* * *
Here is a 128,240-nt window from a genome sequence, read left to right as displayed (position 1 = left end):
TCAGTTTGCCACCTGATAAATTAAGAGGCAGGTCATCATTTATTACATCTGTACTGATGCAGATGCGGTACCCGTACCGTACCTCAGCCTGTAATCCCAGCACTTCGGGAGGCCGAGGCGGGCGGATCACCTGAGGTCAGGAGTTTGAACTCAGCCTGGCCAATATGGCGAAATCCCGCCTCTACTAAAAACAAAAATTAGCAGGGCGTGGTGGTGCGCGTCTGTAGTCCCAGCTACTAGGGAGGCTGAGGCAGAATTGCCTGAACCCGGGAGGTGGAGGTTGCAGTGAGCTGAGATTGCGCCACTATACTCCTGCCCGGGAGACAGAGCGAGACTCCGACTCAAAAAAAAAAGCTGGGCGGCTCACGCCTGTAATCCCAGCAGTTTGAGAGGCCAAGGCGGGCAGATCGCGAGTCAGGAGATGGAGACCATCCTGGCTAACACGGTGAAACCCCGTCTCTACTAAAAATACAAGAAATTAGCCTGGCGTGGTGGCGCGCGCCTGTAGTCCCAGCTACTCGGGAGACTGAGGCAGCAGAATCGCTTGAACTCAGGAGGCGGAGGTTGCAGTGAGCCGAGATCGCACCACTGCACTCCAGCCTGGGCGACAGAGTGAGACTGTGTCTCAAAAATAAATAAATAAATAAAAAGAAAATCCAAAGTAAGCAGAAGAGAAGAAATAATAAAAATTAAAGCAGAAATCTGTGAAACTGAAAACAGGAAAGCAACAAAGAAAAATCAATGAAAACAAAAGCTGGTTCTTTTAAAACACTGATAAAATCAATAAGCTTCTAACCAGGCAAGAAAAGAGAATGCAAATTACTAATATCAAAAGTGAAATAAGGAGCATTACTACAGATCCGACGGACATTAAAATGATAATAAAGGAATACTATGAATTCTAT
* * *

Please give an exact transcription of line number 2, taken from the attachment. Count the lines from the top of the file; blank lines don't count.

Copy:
TCAGTTTGCCACCTGATAAATTAAGAGGCAGGTCATCATTTATTACATCTGTACTGATGCAGATGCGGTACCCGTACCGTACCTCAGCCTGTAATCCCAGCACTTCGGGAGGCCGAGGCGGGCGGATCACCTGAGGTCAGGAGTTTGAACTCAGCCTGGCCAATATGGCGAAATCCCGCCTCTACTAAAAACAAAAATTAGCAGGGCGTGGTGGTGCGCGTCTGTAGTCCCAGCTACTAGGGAGGCTGAGGCAGAATTGCCTGAACCCGGGAGGTGGAGGTTGCAGTGAGCTGAGATTGCGCCACTATACTCCTGCCCGGGAGACAGAGCGAGACTCCGACTCAAAAAAAAAAGCTGGGCGGCTCACGCCTGTAATCCCAGCAGTTTGAGAGGCCAAGGCGGGCAGATCGCGAGTCAGGAGATGGAGACCATCCTGGCTAACACGGTGAAACCCCGTCTCTACTAAAAATACAAGAAATTAGCCTGGCGTGGTGGCGCGCGCCTGTAGTCCCAGCTACTCGGGAGACTGAGGCAGCAGAATCGCTTGAACTCAGGAGGCGGAGGTTGCAGTGAGCCGAGATCGCACCACTGCACTCCAGCCTGGGCGACAGAGTGAGACTGTGTCTCAAAAATAAATAAATAAATAAAAAGAAAATCCAAAGTAAGCAGAAGAGAAGAAATAATAAAAATTAAAGCAGAAATCTGTGAAACTGAAAACAGGAAAGCAACAAAGAAAAATCAATGAAAACAAAAGCTGGTTCTTTTAAAACACTGATAAAATCAATAAGCTTCTAACCAGGCAAGAAAAGAGAATGCAAATTACTAATATCAAAAGTGAAATAAGGAGCATTACTACAGATCCGACGGACATTAAAATGATAATAAAGGAATACTATGAATTCTAT